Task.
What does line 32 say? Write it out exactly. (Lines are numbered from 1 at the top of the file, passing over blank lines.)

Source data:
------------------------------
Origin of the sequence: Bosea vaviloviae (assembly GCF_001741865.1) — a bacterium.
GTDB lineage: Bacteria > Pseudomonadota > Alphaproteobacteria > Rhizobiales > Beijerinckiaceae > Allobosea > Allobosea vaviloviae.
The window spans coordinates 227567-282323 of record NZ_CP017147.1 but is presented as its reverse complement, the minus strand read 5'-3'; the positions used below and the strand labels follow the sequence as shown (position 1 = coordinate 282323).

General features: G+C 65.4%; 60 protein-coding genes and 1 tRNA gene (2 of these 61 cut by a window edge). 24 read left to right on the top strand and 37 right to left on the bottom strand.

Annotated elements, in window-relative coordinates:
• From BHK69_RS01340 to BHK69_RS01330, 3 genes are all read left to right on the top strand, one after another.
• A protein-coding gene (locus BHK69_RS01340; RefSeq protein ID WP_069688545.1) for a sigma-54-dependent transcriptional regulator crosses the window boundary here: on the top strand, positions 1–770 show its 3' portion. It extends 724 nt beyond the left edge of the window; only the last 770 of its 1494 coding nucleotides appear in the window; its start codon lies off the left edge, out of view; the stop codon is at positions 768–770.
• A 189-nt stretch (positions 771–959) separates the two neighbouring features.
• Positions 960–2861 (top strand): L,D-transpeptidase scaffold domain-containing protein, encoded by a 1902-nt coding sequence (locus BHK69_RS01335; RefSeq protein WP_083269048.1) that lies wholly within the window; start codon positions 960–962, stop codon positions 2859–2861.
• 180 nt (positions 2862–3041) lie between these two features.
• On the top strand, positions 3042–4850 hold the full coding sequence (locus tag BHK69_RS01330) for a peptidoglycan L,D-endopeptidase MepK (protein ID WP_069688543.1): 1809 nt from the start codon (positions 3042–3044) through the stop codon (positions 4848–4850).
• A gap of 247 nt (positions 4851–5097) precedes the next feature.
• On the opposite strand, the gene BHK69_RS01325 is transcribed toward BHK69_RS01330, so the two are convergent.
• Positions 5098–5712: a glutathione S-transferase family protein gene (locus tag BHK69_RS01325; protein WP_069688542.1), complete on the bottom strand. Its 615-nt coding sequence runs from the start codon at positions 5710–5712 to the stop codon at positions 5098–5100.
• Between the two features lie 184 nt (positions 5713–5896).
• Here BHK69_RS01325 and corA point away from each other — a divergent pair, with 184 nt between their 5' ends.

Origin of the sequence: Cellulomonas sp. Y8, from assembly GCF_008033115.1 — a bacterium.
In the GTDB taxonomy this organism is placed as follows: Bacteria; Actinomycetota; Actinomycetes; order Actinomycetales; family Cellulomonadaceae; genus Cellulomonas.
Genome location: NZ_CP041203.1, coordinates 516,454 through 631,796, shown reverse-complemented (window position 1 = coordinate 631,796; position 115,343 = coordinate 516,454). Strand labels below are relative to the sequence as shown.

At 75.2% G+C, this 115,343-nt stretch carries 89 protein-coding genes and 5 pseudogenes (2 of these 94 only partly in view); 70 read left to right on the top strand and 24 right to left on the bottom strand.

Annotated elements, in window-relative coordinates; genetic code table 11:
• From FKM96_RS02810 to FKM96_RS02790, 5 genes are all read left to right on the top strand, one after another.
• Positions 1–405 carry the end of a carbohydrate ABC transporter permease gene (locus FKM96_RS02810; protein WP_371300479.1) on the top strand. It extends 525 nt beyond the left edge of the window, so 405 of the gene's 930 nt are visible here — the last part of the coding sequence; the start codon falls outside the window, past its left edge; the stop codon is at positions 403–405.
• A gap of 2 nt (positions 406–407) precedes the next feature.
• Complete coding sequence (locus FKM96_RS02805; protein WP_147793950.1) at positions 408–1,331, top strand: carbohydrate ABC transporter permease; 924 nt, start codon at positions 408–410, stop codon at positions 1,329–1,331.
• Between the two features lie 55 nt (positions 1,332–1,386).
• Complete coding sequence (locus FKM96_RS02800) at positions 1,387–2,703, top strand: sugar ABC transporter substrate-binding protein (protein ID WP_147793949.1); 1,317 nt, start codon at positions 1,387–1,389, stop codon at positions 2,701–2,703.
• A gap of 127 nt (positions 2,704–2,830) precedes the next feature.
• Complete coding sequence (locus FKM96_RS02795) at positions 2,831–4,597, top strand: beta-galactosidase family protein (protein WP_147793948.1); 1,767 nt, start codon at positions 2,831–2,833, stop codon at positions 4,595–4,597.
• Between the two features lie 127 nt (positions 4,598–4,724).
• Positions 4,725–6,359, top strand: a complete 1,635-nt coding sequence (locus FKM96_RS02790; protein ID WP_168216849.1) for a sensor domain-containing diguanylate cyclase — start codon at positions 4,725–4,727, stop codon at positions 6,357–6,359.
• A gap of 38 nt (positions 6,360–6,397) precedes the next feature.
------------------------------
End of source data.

• A gap of 38 nt (positions 6,360–6,397) precedes the next feature.